Indigenous Peoples’ Day is a complicated day in America.

Many people head to stores for the heavy discounts offered on Columb*s Day, which is still strangely, yet widely, celebrated. Others ignore the day entirely, willfully or not. For Indigenous people, it can be both celebratory and precarious. Many Indigenous youth will celebrate with their families but also attend schools where lessons of Columb*s’ “discovery” will be taught. Many other Indigenous people will be called upon to give speeches or lectures or workshops to teach non-Indigenous people about the holiday and Columb*s’ true history.  Others will dread the yearly debates that arise, the “but that was so long agos”, or the “but didn’t Indigenous peoples just die off from diseases?” or the “I thought all the Indians were dead anyways.” Indigenous people will see this commentary, some of which may come from friends or acquaintances, and we will perhaps be wounded or angry or frustrated, but we will not be surprised.  

I recently had a son. He is seven months old, bright-eyed and beautiful. I think every day about how to protect him from a world that seems determined to scorn Indigenous peoples. His daycare recently released a calendar for the month of October listing days they would like the kids to dress in various Halloween attire: a spooky hat one day, a costume on another, and so on. And while the month of October presents enough issues of its own for Indigenous people, I know that next month is often worse. November is Native American Heritage Month, and like Indigenous Peoples Day, though designed to celebrate Indigenous people, the month often ends up muddied with stereotypes and sharing time with other conflicting holidays like Columb*s day or Thanksgiving. I worry that on the daycare calendar next month, will kids be encouraged to dress like pilgrims and Indians? I know that this still happens regularly in schools during Thanksgiving day celebrations, but I had not considered that this could happen in a daycare. Now, ahead of Indigenous Peoples’ Day, a day that I should be celebrating, I am plagued with this worry, not just about this November, but about all of the Novembers of my son’s life. I am worried about all of the Halloweens that may always be a little less fun once he sees how many people dress like Indians on this day. I am worried for the questions about these things that will undoubtedly come when he is older.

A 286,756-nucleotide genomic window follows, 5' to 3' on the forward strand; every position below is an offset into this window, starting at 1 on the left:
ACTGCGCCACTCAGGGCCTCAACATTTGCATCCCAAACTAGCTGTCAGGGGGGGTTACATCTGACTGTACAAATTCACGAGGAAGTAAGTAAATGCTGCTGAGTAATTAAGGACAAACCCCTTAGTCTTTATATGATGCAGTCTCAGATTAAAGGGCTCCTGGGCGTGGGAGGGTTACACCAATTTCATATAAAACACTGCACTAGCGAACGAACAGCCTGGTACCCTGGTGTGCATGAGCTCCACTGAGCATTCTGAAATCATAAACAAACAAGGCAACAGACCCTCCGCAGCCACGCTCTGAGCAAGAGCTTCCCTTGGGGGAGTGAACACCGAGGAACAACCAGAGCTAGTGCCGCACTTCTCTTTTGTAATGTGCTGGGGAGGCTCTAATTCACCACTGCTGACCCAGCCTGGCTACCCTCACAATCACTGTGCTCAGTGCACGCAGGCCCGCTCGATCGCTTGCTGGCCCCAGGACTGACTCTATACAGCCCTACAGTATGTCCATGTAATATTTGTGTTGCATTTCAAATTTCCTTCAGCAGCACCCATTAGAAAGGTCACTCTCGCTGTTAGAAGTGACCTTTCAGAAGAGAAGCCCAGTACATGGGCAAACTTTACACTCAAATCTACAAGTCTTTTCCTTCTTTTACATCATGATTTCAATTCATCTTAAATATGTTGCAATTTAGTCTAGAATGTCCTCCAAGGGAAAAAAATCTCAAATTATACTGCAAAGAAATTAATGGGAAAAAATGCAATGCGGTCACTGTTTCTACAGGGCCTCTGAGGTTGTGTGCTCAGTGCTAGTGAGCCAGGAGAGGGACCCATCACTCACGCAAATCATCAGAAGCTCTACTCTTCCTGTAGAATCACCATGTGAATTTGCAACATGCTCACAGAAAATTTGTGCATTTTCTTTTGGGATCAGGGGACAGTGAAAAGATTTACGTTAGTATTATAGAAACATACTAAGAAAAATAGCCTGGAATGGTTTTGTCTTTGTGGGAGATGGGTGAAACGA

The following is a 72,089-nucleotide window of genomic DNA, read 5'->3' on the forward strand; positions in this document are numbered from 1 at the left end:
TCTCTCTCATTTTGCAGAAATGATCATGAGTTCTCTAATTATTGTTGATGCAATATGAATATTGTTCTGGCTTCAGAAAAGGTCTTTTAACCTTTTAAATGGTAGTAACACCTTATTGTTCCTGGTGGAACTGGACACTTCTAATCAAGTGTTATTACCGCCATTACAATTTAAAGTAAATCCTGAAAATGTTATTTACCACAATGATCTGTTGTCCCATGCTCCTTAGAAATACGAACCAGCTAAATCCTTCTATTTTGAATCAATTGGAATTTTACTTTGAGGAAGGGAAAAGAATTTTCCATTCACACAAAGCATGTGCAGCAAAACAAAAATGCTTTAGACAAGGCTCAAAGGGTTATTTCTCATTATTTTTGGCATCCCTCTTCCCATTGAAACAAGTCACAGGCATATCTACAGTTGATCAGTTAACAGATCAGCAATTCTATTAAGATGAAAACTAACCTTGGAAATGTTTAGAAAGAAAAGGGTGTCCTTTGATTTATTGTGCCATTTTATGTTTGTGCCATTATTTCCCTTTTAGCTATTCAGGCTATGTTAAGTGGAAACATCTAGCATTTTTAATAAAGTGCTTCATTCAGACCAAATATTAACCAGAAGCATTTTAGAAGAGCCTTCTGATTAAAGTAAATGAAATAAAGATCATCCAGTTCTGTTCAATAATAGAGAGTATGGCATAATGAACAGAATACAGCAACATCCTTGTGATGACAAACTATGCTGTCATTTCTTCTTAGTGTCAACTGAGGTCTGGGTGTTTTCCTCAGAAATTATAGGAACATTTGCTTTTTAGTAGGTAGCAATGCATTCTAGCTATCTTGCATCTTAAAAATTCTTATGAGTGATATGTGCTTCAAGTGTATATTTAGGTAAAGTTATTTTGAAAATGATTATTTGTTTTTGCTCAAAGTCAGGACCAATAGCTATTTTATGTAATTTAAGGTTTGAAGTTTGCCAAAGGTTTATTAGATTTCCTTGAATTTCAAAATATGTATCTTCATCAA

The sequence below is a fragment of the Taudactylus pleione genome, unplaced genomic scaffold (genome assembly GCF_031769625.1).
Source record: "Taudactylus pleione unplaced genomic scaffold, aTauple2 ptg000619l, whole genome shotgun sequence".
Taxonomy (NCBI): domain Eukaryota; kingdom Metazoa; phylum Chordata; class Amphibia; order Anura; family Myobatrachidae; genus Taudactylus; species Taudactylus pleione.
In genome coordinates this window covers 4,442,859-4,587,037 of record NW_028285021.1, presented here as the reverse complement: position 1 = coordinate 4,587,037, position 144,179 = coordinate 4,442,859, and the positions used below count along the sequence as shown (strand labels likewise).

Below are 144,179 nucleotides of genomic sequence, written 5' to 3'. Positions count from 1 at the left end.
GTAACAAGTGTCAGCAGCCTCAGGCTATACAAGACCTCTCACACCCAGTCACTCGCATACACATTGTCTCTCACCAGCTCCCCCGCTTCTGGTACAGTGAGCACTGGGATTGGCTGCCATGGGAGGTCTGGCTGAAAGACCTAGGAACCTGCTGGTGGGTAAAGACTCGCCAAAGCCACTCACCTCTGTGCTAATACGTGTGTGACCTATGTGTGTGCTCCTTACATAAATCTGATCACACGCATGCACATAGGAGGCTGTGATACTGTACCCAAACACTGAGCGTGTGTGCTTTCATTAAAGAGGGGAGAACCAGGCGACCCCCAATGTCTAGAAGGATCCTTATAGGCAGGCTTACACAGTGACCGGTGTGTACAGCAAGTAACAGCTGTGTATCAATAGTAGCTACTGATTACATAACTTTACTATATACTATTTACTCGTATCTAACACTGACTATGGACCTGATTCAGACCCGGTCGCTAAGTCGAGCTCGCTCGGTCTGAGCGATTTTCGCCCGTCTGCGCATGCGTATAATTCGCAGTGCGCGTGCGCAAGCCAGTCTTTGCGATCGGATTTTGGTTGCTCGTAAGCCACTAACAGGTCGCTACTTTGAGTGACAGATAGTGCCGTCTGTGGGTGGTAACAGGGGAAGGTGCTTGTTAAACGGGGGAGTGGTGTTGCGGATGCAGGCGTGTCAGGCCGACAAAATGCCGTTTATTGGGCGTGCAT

Perhaps to be a mother is to worry, but to be Indigenous is to worry, too, and thus, I have been given a double portion. And while my son may be too young to worry about such now, and while I prepare and reckon for the mother I intend to be for him in the future, right now the mother he needs now should be joyful. In the class I teach, Indigenous Education in Rural Contexts, one of the most important points that I implore to my class is the idea of Indigenous joy. Too often the media has been riddled with movies and news stories that only highlight Indigenous suffering: Dances with Wolves, Last of the Mohicans, Wind River, Avatar, and stories of boarding schools and missing and murdered Indigenous women (MMIW). And while the latter two are critically important for people to know about, showcasing only Indigenous suffering, trauma or pain paints a false image of Indigeneity. We are an inherently joyful people. But if you let the movies tell it, we are painfully and pridefully stoic, never smiling, more like relics or artifacts than humans. But when I am home with my family, I laugh until my belly aches. I sometimes cry from laughing so hard. And to my extreme joy, my little son laughs even harder than me. What better inheritance could I give to my boy?

This Indigenous Peoples’ Day, I encourage you to luxuriate in the beauty that is Indigenous joy. Watch Rez Dogs on Hulu. Check out some of the 1491s comedy skits. Read some Indigenous children’s books. Listen to the All My Relations podcast. In no way am I encouraging non-Indigenous peoples to forgo learning about the traumas Indigenous people have endured and are still enduring. But to only learn about these things is to deny us our humanity, is to treat us as though we are only eternal victims. But we have survived more than 500 years of genocide and we are only becoming stronger. And laughing louder.

So today and everyday, it’s Columb*s who?! The only Christopher I acknowledge is Wallace anyway. So celebrate this day, laugh out loud, and know that somewhere nearby, me and my son are laughing, too.